- Is unprepared to perform the duties of his specialization on a real job and unprepared to handle job interviews.
- Cannot repay his or her student loan within 2–4 years on 10% of the salary earned over that period.
Sadly and devastatingly, many, perhaps the majority, of graduates from for-profit colleges end up with a negative education. I discuss this in Part 2 below.
Make sure you choose a coding school that provides a rewarding education.
How to Find the Factors for a Rewarding Education in a Coding School?
In the exercises at the end of this article, you will take some specific actions to find the factors for a rewarding education in your coding school of choice.
Which Coding School Should You Choose and When?
We know you want to attend a coding school that provides a rewarding education. But which type of coding school, of the five we describe earlier (coding boot camp, accelerated coding academy, MOOC/course platform, for-profit college, and university) is ideal for you (your purpose and goal) and your career path? And when do you choose one type of school over the other? We shall find out now.
1. When to Choose a MOOC (or Course Platform) Over the Other Coding Schools?
Recall that a MOOC is one of the massive course platforms that provides access to hundreds of courses at an affordable cost or even for free, and typically has tens of thousands, often hundreds of thousands, of people enrolled in each course or career path.
Choose a MOOC over the other coding schools if any of the following applies to you:
- You are new to programming and want to try out some beginning programming courses to decide if programming is for you. You should read The Crucial Factors for Success in Programing article to help you with your decision for a career in programming.
You are already confident and competent in your career path and want to improve or expand your knowledge in a few areas by taking a few courses and you are not looking for a job within 2–3 months. You will take longer than 2–3 months to complete those few courses and practice building real projects with what you learn.
You are comfortable learning on your own and want to graduate in a popular career path, and:
- you don’t mind limited feedback on your assignments and projects and the lack of one-on-one-detailed-personal instructor feedback.
- You don’t care how many tens of thousands of people graduate from the same coding school as you and around the same time as you, and you want an affordable education that you can complete on your own terms.
You want access to an abundance of courses from different authors, to learn a variety of subjects, not to specialize in a particular career path.
Which Specific MOOC Should You Choose?
To steer clear of any bias, I don’t recommend any specific coding schools in this article, and you don’t need any specific names from me anyway. What is more valuable that a simple couple of recommended schools is what to look for in a coding school, information that you can use to choose the best school for you or anyone else, no matter which type of coding school you plan to attend and no matter your career path is.
You can choose for yourself; check out all the MOOCs and course platforms.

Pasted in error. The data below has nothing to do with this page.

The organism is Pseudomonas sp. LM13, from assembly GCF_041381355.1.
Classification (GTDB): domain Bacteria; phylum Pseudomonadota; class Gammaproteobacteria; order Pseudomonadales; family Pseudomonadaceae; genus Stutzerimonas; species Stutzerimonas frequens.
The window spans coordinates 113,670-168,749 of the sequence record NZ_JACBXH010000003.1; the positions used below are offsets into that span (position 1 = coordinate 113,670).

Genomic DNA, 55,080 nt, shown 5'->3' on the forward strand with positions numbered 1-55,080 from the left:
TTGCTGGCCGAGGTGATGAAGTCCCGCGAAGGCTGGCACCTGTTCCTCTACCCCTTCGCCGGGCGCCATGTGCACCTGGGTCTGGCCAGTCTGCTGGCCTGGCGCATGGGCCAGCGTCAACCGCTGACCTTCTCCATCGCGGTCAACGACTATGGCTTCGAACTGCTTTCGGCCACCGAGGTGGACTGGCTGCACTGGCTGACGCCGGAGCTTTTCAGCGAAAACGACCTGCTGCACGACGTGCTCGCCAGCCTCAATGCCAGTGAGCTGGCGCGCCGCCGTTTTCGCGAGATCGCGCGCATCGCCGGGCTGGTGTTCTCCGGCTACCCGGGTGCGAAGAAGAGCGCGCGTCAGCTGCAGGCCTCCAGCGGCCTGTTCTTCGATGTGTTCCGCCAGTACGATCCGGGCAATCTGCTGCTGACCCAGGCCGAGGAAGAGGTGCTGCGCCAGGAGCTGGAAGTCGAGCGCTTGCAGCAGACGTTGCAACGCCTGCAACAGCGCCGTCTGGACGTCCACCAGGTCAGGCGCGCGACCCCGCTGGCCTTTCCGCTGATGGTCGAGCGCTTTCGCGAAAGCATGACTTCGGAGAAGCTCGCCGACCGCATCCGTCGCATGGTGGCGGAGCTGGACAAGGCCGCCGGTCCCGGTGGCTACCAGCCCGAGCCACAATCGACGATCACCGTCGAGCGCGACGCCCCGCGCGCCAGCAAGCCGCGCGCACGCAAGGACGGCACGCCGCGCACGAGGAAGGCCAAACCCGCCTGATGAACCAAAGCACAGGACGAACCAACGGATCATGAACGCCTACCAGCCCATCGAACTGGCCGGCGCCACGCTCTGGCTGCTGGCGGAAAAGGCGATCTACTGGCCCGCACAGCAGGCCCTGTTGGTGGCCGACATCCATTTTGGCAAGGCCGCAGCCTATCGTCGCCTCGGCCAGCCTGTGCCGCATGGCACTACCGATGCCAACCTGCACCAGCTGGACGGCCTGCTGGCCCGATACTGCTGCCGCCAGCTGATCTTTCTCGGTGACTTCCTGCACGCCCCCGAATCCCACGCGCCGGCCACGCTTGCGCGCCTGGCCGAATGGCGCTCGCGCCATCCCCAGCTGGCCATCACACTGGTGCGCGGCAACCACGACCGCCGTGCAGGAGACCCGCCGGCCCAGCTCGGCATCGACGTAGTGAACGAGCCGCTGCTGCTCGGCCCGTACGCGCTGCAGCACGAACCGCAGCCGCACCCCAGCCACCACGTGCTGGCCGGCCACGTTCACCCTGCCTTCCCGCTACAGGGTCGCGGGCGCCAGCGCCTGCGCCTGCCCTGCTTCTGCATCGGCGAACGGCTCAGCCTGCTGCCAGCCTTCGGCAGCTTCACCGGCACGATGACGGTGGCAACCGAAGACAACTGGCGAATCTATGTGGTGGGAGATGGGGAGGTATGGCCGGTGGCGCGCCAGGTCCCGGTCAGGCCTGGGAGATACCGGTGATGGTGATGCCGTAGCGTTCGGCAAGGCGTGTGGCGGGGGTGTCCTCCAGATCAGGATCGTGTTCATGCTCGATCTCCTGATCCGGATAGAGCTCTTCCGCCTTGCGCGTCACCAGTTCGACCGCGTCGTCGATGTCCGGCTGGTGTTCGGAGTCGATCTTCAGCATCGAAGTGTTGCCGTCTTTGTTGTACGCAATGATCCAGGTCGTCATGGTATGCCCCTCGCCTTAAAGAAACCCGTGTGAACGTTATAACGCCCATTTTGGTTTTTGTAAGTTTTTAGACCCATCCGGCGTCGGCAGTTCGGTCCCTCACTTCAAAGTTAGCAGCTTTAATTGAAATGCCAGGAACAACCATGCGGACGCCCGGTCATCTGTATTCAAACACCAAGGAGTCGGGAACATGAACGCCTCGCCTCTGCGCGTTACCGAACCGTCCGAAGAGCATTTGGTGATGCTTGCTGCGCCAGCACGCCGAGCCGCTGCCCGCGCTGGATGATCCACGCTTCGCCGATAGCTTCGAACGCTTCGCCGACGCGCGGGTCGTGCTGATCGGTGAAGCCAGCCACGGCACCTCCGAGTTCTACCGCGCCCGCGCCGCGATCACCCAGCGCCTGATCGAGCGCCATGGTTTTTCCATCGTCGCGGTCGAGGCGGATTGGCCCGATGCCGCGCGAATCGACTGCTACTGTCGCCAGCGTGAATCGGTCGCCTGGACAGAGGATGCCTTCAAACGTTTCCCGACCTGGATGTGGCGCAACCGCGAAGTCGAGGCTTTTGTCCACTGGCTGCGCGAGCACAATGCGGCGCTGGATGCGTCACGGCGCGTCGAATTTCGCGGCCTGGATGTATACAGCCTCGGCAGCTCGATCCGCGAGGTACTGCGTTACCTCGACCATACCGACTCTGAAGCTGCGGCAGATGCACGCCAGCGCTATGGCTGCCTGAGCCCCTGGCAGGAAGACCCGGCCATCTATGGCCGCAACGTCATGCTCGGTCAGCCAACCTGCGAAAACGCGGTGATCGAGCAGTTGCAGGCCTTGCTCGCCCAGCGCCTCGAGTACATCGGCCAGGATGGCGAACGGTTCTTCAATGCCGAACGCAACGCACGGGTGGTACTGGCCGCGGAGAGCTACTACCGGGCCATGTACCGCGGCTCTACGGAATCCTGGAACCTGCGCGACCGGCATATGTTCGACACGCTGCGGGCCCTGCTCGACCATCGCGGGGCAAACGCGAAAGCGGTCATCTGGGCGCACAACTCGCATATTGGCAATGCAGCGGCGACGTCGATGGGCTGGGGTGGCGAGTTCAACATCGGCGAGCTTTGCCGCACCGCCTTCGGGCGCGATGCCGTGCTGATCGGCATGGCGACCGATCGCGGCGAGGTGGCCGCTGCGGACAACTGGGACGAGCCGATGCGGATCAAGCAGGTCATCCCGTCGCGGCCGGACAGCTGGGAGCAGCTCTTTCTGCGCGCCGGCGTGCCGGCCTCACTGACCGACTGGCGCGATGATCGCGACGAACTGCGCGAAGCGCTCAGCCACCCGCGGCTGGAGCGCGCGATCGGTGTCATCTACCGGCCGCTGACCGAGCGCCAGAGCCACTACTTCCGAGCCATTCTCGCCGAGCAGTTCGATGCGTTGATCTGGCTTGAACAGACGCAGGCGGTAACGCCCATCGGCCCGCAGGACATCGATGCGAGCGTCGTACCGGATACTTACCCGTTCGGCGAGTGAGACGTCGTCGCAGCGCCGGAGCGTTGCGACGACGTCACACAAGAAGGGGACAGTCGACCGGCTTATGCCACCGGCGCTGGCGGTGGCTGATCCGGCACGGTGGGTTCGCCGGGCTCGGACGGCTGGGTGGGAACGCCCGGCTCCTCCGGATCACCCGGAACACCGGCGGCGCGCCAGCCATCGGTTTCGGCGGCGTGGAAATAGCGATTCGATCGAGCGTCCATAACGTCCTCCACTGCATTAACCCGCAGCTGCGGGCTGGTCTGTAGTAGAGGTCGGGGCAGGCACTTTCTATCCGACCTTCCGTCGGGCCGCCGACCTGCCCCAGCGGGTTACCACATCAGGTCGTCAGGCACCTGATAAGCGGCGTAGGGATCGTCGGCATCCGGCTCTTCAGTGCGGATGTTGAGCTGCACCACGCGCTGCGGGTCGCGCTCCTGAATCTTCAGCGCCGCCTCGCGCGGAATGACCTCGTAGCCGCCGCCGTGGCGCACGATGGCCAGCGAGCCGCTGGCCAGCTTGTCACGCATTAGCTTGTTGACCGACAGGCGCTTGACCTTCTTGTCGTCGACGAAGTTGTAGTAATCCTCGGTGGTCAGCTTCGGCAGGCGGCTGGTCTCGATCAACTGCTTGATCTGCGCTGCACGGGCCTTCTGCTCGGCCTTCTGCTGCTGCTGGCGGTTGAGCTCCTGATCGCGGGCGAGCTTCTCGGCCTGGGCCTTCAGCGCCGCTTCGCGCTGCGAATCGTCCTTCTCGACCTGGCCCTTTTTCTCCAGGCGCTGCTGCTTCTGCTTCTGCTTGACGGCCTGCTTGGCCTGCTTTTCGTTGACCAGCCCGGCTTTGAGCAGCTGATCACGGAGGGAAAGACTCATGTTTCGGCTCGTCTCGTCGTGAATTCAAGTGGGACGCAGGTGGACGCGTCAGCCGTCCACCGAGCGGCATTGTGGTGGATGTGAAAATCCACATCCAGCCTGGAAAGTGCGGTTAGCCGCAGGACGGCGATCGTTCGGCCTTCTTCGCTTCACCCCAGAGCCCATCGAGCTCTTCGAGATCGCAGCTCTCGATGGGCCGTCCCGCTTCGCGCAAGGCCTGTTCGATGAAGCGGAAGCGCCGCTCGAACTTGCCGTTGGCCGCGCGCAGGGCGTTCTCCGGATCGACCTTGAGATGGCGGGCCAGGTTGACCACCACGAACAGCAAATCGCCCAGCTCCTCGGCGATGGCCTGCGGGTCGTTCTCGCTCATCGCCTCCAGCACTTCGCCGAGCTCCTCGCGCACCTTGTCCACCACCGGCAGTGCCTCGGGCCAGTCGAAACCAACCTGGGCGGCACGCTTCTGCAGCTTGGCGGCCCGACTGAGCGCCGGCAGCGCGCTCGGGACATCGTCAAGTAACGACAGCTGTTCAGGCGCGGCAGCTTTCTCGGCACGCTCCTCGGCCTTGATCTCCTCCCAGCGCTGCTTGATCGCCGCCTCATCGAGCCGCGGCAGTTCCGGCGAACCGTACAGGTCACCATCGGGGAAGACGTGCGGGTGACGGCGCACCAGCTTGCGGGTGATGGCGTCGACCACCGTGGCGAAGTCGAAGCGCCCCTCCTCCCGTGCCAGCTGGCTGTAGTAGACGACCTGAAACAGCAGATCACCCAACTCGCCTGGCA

2. When to Choose a Coding Boot Camp Over the Other Coding Schools?
Choose a coding boot camp, the quick 2–3-month coding schools, if any of the following applies to you:
- You want a quick frontend development, UI development, fullstack development, or mobile app development job within 2–4 months and:
- you have been learning the fundamentals of web programming for at least a few months
- and you can comfortably build small websites or simple mobile apps (if mobile app dev is your interest)
- and, most crucially, you don’t necessarily expect to be confident and proficient in your career path by the time you graduate from the boot camp.
- You are a knowledgeable developer and want to learn (on mostly a surface level) a host of modern technologies that are in high demand and required for a modern, high-paying job at some of the hottest tech companies, and:
- you need the distinction of being a graduate of a well-known coding boot camp on your resume to get a high-paying job.
Which Specific Programming Boot Camp Should You Choose?
As I noted above, I don’t recommend any specific school. However, you can choose for yourself; check out this list of all the programming boot camps.
3. When to Choose an Accelerated Programming Academy Over the Other Coding Schools?
Choose an accelerated programming academy if any of the following applies to you:
- You want to become proficient in your career path and you want to be confident when you set out to work in the real world in your career path.
You want to pursue mastery in your career path; you want to get better and better in your area of specialization.
You want to learn everything and in sufficient depth, from beginning to advanced, in your career path of choice.
You are already competent in your career path and want to expand your expertise.
Which Specific Accelerated Programming Academy Should You Choose?
As I noted above, I don’t recommend any specific school. However, you can choose from any of the accelerated coding academies below:
- Bov Academy of Programming
- Ada Developers Academy
- CODE University
- Holberton School
- Make School
- We Think Code
4. When to Choose a CS Degree at a University Over a More Specialized Programming Career Path at Another Coding School?